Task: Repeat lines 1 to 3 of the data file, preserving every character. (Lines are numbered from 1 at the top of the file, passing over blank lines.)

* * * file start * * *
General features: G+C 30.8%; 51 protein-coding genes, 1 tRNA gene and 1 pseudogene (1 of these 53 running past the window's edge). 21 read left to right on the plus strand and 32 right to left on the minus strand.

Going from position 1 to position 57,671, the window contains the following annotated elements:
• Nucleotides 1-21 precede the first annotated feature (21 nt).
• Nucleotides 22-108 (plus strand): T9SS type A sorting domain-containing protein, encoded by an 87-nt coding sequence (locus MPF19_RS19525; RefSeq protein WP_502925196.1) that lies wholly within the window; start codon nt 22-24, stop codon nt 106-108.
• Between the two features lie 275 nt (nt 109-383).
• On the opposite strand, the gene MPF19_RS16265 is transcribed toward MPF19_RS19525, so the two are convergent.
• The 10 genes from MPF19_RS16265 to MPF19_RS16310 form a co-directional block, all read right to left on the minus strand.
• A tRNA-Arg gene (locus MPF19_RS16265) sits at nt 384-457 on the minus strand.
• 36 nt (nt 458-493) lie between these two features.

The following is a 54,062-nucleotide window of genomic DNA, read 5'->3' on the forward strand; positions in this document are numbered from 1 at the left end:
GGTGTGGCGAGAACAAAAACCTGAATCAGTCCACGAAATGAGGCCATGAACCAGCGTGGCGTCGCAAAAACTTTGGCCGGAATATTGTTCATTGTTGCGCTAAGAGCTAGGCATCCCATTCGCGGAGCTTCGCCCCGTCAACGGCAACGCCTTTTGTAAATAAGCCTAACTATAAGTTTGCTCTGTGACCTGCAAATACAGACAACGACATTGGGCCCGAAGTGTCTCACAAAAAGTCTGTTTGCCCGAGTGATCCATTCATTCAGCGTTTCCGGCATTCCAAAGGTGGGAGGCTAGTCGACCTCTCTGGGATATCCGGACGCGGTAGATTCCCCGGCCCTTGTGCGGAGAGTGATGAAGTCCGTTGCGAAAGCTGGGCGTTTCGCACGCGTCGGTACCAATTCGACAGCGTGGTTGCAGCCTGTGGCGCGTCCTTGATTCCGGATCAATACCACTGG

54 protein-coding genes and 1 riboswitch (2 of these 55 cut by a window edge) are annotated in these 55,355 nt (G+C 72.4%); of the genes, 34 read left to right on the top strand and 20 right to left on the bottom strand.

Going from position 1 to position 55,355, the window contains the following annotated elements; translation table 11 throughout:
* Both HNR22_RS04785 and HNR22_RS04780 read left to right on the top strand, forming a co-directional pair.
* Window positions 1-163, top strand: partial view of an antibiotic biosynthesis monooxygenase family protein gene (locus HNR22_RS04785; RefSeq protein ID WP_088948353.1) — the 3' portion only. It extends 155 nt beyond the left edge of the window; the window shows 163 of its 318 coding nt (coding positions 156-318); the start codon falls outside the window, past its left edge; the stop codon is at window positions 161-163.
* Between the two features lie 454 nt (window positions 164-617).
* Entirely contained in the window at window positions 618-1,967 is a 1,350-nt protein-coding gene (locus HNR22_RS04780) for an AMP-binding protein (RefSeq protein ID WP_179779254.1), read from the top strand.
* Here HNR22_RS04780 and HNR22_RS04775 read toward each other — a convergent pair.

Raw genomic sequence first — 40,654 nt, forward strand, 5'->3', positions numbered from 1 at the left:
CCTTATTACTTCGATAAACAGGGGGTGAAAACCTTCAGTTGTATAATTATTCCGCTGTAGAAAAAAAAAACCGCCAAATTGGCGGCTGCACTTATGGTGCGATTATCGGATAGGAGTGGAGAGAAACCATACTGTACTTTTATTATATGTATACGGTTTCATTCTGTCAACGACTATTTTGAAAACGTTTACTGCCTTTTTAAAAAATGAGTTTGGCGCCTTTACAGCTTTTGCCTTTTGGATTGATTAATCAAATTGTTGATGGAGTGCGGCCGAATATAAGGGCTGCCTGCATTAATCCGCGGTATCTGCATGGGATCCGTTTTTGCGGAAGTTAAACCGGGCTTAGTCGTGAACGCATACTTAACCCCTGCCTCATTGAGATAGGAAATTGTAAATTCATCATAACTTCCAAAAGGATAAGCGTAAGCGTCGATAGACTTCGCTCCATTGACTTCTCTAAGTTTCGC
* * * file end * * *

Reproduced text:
General features: G+C 30.8%; 51 protein-coding genes, 1 tRNA gene and 1 pseudogene (1 of these 53 running past the window's edge). 21 read left to right on the plus strand and 32 right to left on the minus strand.

Going from position 1 to position 57,671, the window contains the following annotated elements:
• Nucleotides 1-21 precede the first annotated feature (21 nt).